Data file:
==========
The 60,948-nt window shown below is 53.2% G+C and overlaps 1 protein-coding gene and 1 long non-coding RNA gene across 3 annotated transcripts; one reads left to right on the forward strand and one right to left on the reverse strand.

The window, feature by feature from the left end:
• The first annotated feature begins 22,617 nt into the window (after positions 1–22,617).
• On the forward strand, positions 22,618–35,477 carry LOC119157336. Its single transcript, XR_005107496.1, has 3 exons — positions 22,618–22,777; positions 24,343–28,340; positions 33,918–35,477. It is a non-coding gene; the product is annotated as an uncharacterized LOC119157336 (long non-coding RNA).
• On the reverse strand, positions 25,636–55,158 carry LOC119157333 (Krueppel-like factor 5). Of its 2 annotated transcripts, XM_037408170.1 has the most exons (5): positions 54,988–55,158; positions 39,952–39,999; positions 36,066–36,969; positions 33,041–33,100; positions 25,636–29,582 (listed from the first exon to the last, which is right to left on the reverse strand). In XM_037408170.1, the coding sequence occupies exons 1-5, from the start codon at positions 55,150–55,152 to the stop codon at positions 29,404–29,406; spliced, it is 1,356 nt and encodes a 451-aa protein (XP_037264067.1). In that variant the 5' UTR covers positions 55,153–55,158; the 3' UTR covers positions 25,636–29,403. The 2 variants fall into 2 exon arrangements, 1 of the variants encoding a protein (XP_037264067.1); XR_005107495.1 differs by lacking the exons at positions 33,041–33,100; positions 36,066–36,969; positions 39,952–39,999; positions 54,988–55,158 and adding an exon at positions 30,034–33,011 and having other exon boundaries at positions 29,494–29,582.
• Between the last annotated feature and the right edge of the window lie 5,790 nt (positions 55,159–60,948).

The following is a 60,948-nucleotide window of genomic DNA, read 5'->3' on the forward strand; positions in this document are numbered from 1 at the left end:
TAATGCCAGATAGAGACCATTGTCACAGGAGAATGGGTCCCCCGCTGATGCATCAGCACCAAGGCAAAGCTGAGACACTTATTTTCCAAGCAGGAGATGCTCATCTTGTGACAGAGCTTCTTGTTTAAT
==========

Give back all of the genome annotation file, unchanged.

The 60,948-nt window shown below is 53.2% G+C and overlaps 1 protein-coding gene and 1 long non-coding RNA gene across 3 annotated transcripts; one reads left to right on the forward strand and one right to left on the reverse strand.

The window, feature by feature from the left end:
• The first annotated feature begins 22,617 nt into the window (after positions 1–22,617).
• On the forward strand, positions 22,618–35,477 carry LOC119157336. Its single transcript, XR_005107496.1, has 3 exons — positions 22,618–22,777; positions 24,343–28,340; positions 33,918–35,477. It is a non-coding gene; the product is annotated as an uncharacterized LOC119157336 (long non-coding RNA).
• On the reverse strand, positions 25,636–55,158 carry LOC119157333 (Krueppel-like factor 5). Of its 2 annotated transcripts, XM_037408170.1 has the most exons (5): positions 54,988–55,158; positions 39,952–39,999; positions 36,066–36,969; positions 33,041–33,100; positions 25,636–29,582 (listed from the first exon to the last, which is right to left on the reverse strand). In XM_037408170.1, the coding sequence occupies exons 1-5, from the start codon at positions 55,150–55,152 to the stop codon at positions 29,404–29,406; spliced, it is 1,356 nt and encodes a 451-aa protein (XP_037264067.1). In that variant the 5' UTR covers positions 55,153–55,158; the 3' UTR covers positions 25,636–29,403. The 2 variants fall into 2 exon arrangements, 1 of the variants encoding a protein (XP_037264067.1); XR_005107495.1 differs by lacking the exons at positions 33,041–33,100; positions 36,066–36,969; positions 39,952–39,999; positions 54,988–55,158 and adding an exon at positions 30,034–33,011 and having other exon boundaries at positions 29,494–29,582.
• Between the last annotated feature and the right edge of the window lie 5,790 nt (positions 55,159–60,948).

The following is a 60,948-nucleotide window of genomic DNA, read 5'->3' on the forward strand; positions in this document are numbered from 1 at the left end:
TAATGCCAGATAGAGACCATTGTCACAGGAGAATGGGTCCCCCGCTGATGCATCAGCACCAAGGCAAAGCTGAGACACTTATTTTCCAAGCAGGAGATGCTCATCTTGTGACAGAGCTTCTTGTTTAAT